The B.E. Journal of Macroeconomics
Editor-in-Chief: Abraham, Arpad / Cavalcanti, Tiago
Ed. by Carceles-Poveda , Eva / Debortoli, Davide / Kambourov, Gueorgui / Lambertini, Luisa / Pavoni, Nicola / Ruhl, Kim
2 Issues per year
IMPACT FACTOR increased in 2014: 0.389
5-year IMPACT FACTOR: 0.406
SCImago Journal Rank (SJR) 2014: 0.610
Source Normalized Impact per Paper (SNIP) 2014: 0.518
Impact per Publication (IPP) 2014: 0.419
Volume 14 (2014)
Volume 13 (2013)
Volume 12 (2012)
Volume 11 (2011)
Volume 10 (2010)
Volume 9 (2009)
Volume 8 (2008)
Volume 7 (2007)
Volume 5 (2005)
Volume 4 (2004)
Volume 3 (2003)
Volume 2 (2002)
Most Downloaded Articles
- Comparing Wealth Effects: The Stock Market versus the Housing Market by Case, Karl E./ Quigley, John M. and Shiller, Robert J.
- Monetary and Macroprudential Policy Rules in a Model with House Price Booms by Kannan, Prakash/ Rabanal, Pau and Scott, Alasdair M.
- Who Gets the Credit? And Does It Matter? Household vs. Firm Lending Across Countries by Beck, Thorsten/ Büyükkarabacak, Berrak/ Rioja, Felix K. and Valev, Neven T.
- The Effects of the Great Recession on Central Bank Doctrine and Practice by Bernanke, Ben S.
Sector-Specific Capital, Labor Market Distortions and Cross-Country Income Differences: A Two-Sector General Equilibrium Approach
1University of Toronto (email)
Citation Information: The B.E. Journal of Macroeconomics. Volume 12, Issue 1, ISSN (Online) 1935-1690, DOI: 10.1515/1935-1690.2328, March 2012
- Published Online:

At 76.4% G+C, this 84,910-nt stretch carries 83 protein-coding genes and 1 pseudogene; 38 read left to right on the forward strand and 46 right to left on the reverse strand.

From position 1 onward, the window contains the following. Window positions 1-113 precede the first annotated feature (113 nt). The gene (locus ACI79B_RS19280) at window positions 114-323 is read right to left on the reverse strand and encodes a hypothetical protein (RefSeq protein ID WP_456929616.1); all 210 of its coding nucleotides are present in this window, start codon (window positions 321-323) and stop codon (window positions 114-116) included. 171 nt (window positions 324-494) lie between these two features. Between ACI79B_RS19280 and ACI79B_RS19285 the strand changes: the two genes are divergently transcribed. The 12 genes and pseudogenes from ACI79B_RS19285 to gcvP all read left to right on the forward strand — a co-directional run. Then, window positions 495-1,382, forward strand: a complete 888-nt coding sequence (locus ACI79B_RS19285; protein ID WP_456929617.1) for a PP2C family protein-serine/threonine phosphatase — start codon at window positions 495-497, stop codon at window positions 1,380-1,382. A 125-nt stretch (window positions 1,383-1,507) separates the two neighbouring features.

This paper highlights the significance of labor market distortions in explaining cross-country income differences using a two-sector general equilibrium model that incorporates modern intermediate inputs used in agriculture together with sector-specific human and physical capital. Using the best available information, I construct new sectoral data on quality-adjusted human capital and PPP-adjusted physical capital. Although both types of capital - physical capital in particular - play important roles, using a sample of 43 countries, I find that in terms of capturing the observed disparities, either in relative labor productivity in agriculture or aggregate output per worker between the rich and the poor countries, the role of labor market distortions outweighs the role of either sectoral human or physical capital.
Here you can find all Crossref-listed publications in which this article is cited. If you would like to receive automatic email messages as soon as this article is cited in other publications, simply activate the “Citation Alert” on the top of this page.